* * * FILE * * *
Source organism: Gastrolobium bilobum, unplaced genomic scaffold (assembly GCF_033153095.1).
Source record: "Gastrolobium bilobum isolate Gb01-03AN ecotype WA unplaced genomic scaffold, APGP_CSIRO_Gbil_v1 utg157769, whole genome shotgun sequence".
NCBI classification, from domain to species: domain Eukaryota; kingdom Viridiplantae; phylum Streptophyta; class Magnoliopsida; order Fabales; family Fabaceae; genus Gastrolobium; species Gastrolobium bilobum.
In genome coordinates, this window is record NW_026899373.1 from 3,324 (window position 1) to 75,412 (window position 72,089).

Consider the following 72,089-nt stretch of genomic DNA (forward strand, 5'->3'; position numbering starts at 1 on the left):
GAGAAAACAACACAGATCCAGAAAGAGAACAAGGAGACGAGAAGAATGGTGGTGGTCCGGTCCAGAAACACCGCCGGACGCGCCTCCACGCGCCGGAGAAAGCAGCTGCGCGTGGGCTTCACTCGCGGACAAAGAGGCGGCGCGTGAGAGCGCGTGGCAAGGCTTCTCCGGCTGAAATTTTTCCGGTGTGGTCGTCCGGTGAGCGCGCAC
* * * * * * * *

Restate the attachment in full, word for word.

Source organism: Gastrolobium bilobum, unplaced genomic scaffold (assembly GCF_033153095.1).
Source record: "Gastrolobium bilobum isolate Gb01-03AN ecotype WA unplaced genomic scaffold, APGP_CSIRO_Gbil_v1 utg157769, whole genome shotgun sequence".
NCBI classification, from domain to species: domain Eukaryota; kingdom Viridiplantae; phylum Streptophyta; class Magnoliopsida; order Fabales; family Fabaceae; genus Gastrolobium; species Gastrolobium bilobum.
In genome coordinates, this window is record NW_026899373.1 from 3,324 (window position 1) to 75,412 (window position 72,089).

Consider the following 72,089-nt stretch of genomic DNA (forward strand, 5'->3'; position numbering starts at 1 on the left):
GAGAAAACAACACAGATCCAGAAAGAGAACAAGGAGACGAGAAGAATGGTGGTGGTCCGGTCCAGAAACACCGCCGGACGCGCCTCCACGCGCCGGAGAAAGCAGCTGCGCGTGGGCTTCACTCGCGGACAAAGAGGCGGCGCGTGAGAGCGCGTGGCAAGGCTTCTCCGGCTGAAATTTTTCCGGTGTGGTCGTCCGGTGAGCGCGCAC